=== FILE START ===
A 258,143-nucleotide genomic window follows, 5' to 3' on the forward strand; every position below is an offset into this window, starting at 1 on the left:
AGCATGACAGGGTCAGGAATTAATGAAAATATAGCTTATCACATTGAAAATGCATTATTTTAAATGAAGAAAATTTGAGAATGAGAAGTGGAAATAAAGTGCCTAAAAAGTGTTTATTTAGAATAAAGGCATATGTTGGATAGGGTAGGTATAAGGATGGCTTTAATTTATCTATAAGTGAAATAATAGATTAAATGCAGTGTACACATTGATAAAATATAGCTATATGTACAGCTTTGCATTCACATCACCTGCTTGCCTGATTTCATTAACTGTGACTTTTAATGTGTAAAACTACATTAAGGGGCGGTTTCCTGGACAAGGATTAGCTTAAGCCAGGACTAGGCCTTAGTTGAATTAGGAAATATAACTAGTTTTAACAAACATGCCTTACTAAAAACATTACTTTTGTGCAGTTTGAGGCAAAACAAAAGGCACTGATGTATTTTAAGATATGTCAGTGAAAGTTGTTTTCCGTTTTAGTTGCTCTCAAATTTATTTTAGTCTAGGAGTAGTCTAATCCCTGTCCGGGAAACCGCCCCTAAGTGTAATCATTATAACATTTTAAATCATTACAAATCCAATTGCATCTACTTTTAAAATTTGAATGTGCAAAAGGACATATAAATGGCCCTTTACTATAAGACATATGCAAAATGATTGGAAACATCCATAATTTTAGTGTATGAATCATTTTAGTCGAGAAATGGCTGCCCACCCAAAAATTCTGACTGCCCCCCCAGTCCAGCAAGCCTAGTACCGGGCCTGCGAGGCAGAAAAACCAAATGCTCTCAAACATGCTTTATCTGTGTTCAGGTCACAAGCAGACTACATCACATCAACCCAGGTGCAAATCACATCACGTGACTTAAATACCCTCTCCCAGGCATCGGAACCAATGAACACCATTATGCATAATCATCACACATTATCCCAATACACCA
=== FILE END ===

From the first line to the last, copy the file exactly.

A 258,143-nucleotide genomic window follows, 5' to 3' on the forward strand; every position below is an offset into this window, starting at 1 on the left:
AGCATGACAGGGTCAGGAATTAATGAAAATATAGCTTATCACATTGAAAATGCATTATTTTAAATGAAGAAAATTTGAGAATGAGAAGTGGAAATAAAGTGCCTAAAAAGTGTTTATTTAGAATAAAGGCATATGTTGGATAGGGTAGGTATAAGGATGGCTTTAATTTATCTATAAGTGAAATAATAGATTAAATGCAGTGTACACATTGATAAAATATAGCTATATGTACAGCTTTGCATTCACATCACCTGCTTGCCTGATTTCATTAACTGTGACTTTTAATGTGTAAAACTACATTAAGGGGCGGTTTCCTGGACAAGGATTAGCTTAAGCCAGGACTAGGCCTTAGTTGAATTAGGAAATATAACTAGTTTTAACAAACATGCCTTACTAAAAACATTACTTTTGTGCAGTTTGAGGCAAAACAAAAGGCACTGATGTATTTTAAGATATGTCAGTGAAAGTTGTTTTCCGTTTTAGTTGCTCTCAAATTTATTTTAGTCTAGGAGTAGTCTAATCCCTGTCCGGGAAACCGCCCCTAAGTGTAATCATTATAACATTTTAAATCATTACAAATCCAATTGCATCTACTTTTAAAATTTGAATGTGCAAAAGGACATATAAATGGCCCTTTACTATAAGACATATGCAAAATGATTGGAAACATCCATAATTTTAGTGTATGAATCATTTTAGTCGAGAAATGGCTGCCCACCCAAAAATTCTGACTGCCCCCCCAGTCCAGCAAGCCTAGTACCGGGCCTGCGAGGCAGAAAAACCAAATGCTCTCAAACATGCTTTATCTGTGTTCAGGTCACAAGCAGACTACATCACATCAACCCAGGTGCAAATCACATCACGTGACTTAAATACCCTCTCCCAGGCATCGGAACCAATGAACACCATTATGCATAATCATCACACATTATCCCAATACACCA